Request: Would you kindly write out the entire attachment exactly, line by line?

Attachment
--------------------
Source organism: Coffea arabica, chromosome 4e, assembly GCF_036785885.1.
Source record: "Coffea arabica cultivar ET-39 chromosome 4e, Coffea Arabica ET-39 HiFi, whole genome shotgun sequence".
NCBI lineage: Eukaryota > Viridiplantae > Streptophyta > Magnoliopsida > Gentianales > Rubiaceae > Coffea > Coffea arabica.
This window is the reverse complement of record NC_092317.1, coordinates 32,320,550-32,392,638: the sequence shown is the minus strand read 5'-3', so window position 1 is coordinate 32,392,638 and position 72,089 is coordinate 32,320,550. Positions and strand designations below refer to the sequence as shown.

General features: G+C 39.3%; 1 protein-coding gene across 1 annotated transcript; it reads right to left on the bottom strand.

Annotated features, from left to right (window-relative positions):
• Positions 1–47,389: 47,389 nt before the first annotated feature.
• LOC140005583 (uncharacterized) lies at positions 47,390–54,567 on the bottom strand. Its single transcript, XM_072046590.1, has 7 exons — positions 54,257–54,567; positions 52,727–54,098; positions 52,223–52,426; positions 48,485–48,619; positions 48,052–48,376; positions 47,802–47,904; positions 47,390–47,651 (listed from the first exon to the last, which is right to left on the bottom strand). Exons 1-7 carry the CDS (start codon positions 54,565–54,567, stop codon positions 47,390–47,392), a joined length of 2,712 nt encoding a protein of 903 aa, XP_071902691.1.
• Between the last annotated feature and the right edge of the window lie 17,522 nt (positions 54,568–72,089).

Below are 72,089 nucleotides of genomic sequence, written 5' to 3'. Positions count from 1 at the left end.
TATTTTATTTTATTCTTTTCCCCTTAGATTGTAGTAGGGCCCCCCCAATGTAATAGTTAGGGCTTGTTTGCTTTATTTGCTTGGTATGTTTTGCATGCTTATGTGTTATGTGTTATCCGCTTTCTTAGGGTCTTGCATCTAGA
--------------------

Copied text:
Source organism: Coffea arabica, chromosome 4e, assembly GCF_036785885.1.
Source record: "Coffea arabica cultivar ET-39 chromosome 4e, Coffea Arabica ET-39 HiFi, whole genome shotgun sequence".
NCBI lineage: Eukaryota > Viridiplantae > Streptophyta > Magnoliopsida > Gentianales > Rubiaceae > Coffea > Coffea arabica.
This window is the reverse complement of record NC_092317.1, coordinates 32,320,550-32,392,638: the sequence shown is the minus strand read 5'-3', so window position 1 is coordinate 32,392,638 and position 72,089 is coordinate 32,320,550. Positions and strand designations below refer to the sequence as shown.

General features: G+C 39.3%; 1 protein-coding gene across 1 annotated transcript; it reads right to left on the bottom strand.

Annotated features, from left to right (window-relative positions):
• Positions 1–47,389: 47,389 nt before the first annotated feature.
• LOC140005583 (uncharacterized) lies at positions 47,390–54,567 on the bottom strand. Its single transcript, XM_072046590.1, has 7 exons — positions 54,257–54,567; positions 52,727–54,098; positions 52,223–52,426; positions 48,485–48,619; positions 48,052–48,376; positions 47,802–47,904; positions 47,390–47,651 (listed from the first exon to the last, which is right to left on the bottom strand). Exons 1-7 carry the CDS (start codon positions 54,565–54,567, stop codon positions 47,390–47,392), a joined length of 2,712 nt encoding a protein of 903 aa, XP_071902691.1.
• Between the last annotated feature and the right edge of the window lie 17,522 nt (positions 54,568–72,089).

Below are 72,089 nucleotides of genomic sequence, written 5' to 3'. Positions count from 1 at the left end.
TATTTTATTTTATTCTTTTCCCCTTAGATTGTAGTAGGGCCCCCCCAATGTAATAGTTAGGGCTTGTTTGCTTTATTTGCTTGGTATGTTTTGCATGCTTATGTGTTATGTGTTATCCGCTTTCTTAGGGTCTTGCATCTAGA